More recently research by Elizabeth Sheppard and team at the University of Nottingham, Brett Heasman at the London School of Economics, and Noah Sasson at the University of Texas at Dallas, have shown that in experimental conditions, non-autistic people struggled to read the emotions of autistic participants, or form negative first impressions of autistic people. Such evidence would suggest that the dominant psychological theories of autism are partial explanations at best.
According to the theory of the ‘double empathy problem’, these issues are not due to autistic cognition alone, but a breakdown in reciprocity and mutual understanding that can happen between people with very differing ways of experiencing the world. If one has ever experienced a conversation with someone who one does not share a first language with, or even an interest in the topic of a conversation, one may experience something similar (albeit probably briefly).
This theory would also suggest that those with similar experiences are more likely to form connections and a level of understanding, which has ramifications in regard to autistic people being able to meet one another.
Putting theory into practice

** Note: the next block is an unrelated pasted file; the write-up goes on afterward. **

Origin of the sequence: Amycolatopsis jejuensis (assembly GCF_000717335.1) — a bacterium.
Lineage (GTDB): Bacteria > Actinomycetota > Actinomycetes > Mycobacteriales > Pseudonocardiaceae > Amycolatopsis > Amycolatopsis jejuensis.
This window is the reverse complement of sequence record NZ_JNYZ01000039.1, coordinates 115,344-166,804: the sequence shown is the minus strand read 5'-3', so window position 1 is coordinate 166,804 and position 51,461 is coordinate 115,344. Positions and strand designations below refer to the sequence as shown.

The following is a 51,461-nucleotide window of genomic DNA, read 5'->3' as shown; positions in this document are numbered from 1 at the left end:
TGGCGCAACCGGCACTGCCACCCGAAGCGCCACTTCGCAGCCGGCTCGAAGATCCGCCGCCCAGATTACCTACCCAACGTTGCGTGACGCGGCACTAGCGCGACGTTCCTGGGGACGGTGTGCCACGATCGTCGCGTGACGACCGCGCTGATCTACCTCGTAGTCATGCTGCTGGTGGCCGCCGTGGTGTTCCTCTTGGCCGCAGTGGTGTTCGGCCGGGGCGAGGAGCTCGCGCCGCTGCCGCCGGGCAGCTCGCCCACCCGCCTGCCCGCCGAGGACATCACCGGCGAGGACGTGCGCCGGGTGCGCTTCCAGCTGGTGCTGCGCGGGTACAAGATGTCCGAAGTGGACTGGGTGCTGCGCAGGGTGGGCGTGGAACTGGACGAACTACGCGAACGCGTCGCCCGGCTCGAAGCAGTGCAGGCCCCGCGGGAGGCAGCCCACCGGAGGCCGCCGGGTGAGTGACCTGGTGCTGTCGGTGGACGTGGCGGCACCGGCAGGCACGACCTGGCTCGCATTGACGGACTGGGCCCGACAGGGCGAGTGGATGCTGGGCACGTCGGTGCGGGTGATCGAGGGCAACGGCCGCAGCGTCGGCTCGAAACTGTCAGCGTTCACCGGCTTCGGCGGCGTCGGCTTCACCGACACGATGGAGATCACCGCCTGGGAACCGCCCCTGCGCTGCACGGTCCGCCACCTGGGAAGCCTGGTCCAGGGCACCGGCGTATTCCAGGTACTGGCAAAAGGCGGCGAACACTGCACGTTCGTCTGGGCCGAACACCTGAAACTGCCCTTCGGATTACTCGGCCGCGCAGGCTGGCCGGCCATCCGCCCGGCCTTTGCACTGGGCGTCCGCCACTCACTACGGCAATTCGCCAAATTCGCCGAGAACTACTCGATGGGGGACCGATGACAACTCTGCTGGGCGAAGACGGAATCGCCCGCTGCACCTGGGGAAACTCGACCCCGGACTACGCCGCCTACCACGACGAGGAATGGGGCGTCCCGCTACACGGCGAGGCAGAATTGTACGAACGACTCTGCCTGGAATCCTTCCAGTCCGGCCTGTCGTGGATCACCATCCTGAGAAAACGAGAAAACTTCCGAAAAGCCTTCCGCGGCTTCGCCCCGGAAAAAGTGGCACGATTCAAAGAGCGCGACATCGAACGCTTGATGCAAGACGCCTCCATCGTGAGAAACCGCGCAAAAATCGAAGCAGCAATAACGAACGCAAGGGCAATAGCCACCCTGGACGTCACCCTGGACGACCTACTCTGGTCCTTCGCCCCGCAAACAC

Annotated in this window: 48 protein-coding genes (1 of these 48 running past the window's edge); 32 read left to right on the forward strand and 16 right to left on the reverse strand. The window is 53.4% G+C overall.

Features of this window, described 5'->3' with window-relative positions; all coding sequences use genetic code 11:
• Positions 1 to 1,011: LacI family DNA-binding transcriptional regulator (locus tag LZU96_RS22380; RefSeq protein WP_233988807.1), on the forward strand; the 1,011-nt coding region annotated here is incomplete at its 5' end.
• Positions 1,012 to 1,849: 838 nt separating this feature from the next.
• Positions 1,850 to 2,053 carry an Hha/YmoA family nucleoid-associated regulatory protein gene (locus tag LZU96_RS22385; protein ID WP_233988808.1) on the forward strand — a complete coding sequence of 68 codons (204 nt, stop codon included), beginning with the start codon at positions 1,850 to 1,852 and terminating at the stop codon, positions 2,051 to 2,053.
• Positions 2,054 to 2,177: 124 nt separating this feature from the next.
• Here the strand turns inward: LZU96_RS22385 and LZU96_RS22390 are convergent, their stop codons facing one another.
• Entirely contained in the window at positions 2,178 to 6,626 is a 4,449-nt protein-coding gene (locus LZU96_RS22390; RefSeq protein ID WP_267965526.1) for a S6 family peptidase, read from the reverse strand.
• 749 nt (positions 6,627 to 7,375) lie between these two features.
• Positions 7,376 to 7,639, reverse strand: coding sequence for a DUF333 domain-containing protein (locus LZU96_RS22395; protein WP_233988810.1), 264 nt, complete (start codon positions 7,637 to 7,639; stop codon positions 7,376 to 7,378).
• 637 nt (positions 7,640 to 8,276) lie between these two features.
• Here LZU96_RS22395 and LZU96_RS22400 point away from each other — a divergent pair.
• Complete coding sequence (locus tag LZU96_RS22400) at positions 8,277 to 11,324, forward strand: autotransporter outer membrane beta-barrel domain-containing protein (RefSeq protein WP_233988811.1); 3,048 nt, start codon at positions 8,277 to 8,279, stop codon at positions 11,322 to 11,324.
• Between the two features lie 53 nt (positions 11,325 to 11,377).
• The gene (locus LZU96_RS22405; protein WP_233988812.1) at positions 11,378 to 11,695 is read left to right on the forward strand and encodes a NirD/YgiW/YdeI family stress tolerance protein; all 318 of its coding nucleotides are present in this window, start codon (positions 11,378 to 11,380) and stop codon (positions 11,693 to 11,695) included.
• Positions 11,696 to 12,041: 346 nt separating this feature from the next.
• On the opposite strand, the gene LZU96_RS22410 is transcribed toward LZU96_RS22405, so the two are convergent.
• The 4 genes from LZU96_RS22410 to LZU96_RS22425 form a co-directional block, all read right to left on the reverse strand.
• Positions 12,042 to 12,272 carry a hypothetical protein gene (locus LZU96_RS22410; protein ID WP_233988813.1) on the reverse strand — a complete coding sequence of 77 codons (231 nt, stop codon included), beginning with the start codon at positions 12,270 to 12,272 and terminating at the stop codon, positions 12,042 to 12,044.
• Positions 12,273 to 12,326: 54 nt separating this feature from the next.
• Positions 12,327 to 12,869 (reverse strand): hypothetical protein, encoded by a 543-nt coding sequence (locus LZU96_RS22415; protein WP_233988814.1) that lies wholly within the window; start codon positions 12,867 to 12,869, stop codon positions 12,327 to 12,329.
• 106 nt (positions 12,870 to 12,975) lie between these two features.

The scope of the theory has broad ramifications for practice. The theory not only takes into account differing cognition and interests, but the social context within which interactions take place. The theory has the potential to radically shift how we see autism and therefore autistic people. In doing so, there are also ramifications for practice and what one is trying to ‘intervene’ with. Attempts to reduce autistic ‘symptomology’ may not lead to increased wellbeing, and the lack of understanding and resultant stigma felt by autistic people in social environments can then impact upon mental health, employment, accessing education and services, and experiences of the criminal justice system. In short the downside of the double empathy problem is minorities being socially marginalised.